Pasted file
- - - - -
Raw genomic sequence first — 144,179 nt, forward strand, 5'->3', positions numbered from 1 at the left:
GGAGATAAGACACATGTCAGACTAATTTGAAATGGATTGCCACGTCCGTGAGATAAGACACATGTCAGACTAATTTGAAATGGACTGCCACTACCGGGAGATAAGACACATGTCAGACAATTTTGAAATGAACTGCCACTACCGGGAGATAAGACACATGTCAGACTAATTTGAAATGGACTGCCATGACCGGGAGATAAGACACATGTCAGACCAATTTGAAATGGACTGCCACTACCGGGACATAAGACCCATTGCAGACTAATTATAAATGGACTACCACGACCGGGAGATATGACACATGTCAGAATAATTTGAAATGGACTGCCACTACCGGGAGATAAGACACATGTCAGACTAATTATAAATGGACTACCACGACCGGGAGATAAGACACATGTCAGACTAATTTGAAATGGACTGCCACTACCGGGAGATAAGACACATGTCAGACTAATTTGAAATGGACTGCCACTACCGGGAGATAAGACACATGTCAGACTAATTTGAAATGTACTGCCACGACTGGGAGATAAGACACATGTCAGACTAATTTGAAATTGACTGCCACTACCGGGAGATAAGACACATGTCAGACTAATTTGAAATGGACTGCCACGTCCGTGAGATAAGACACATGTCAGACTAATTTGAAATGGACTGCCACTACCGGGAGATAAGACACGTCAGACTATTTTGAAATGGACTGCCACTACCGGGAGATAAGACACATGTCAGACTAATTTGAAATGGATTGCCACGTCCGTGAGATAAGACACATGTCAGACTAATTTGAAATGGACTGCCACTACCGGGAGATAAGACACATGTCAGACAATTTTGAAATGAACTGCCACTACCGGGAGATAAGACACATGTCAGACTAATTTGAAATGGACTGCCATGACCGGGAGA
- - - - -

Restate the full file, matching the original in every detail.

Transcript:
Raw genomic sequence first — 144,179 nt, forward strand, 5'->3', positions numbered from 1 at the left:
GGAGATAAGACACATGTCAGACTAATTTGAAATGGATTGCCACGTCCGTGAGATAAGACACATGTCAGACTAATTTGAAATGGACTGCCACTACCGGGAGATAAGACACATGTCAGACAATTTTGAAATGAACTGCCACTACCGGGAGATAAGACACATGTCAGACTAATTTGAAATGGACTGCCATGACCGGGAGATAAGACACATGTCAGACCAATTTGAAATGGACTGCCACTACCGGGACATAAGACCCATTGCAGACTAATTATAAATGGACTACCACGACCGGGAGATATGACACATGTCAGAATAATTTGAAATGGACTGCCACTACCGGGAGATAAGACACATGTCAGACTAATTATAAATGGACTACCACGACCGGGAGATAAGACACATGTCAGACTAATTTGAAATGGACTGCCACTACCGGGAGATAAGACACATGTCAGACTAATTTGAAATGGACTGCCACTACCGGGAGATAAGACACATGTCAGACTAATTTGAAATGTACTGCCACGACTGGGAGATAAGACACATGTCAGACTAATTTGAAATTGACTGCCACTACCGGGAGATAAGACACATGTCAGACTAATTTGAAATGGACTGCCACGTCCGTGAGATAAGACACATGTCAGACTAATTTGAAATGGACTGCCACTACCGGGAGATAAGACACGTCAGACTATTTTGAAATGGACTGCCACTACCGGGAGATAAGACACATGTCAGACTAATTTGAAATGGATTGCCACGTCCGTGAGATAAGACACATGTCAGACTAATTTGAAATGGACTGCCACTACCGGGAGATAAGACACATGTCAGACAATTTTGAAATGAACTGCCACTACCGGGAGATAAGACACATGTCAGACTAATTTGAAATGGACTGCCATGACCGGGAGA